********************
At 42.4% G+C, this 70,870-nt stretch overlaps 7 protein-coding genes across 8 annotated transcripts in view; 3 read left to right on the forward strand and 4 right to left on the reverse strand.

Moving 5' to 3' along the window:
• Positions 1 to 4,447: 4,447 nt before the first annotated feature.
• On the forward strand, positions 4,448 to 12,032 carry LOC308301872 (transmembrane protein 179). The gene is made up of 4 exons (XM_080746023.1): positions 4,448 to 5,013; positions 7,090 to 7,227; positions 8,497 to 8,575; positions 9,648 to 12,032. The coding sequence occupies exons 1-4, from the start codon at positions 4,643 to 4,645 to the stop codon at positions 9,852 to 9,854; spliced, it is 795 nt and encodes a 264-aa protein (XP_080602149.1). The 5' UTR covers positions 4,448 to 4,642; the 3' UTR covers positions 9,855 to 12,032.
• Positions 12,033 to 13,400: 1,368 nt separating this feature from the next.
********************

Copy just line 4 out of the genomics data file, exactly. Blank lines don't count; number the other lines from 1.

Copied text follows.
• On the forward strand, positions 4,448 to 12,032 carry LOC308301872 (transmembrane protein 179). The gene is made up of 4 exons (XM_080746023.1): positions 4,448 to 5,013; positions 7,090 to 7,227; positions 8,497 to 8,575; positions 9,648 to 12,032. The coding sequence occupies exons 1-4, from the start codon at positions 4,643 to 4,645 to the stop codon at positions 9,852 to 9,854; spliced, it is 795 nt and encodes a 264-aa protein (XP_080602149.1). The 5' UTR covers positions 4,448 to 4,642; the 3' UTR covers positions 9,855 to 12,032.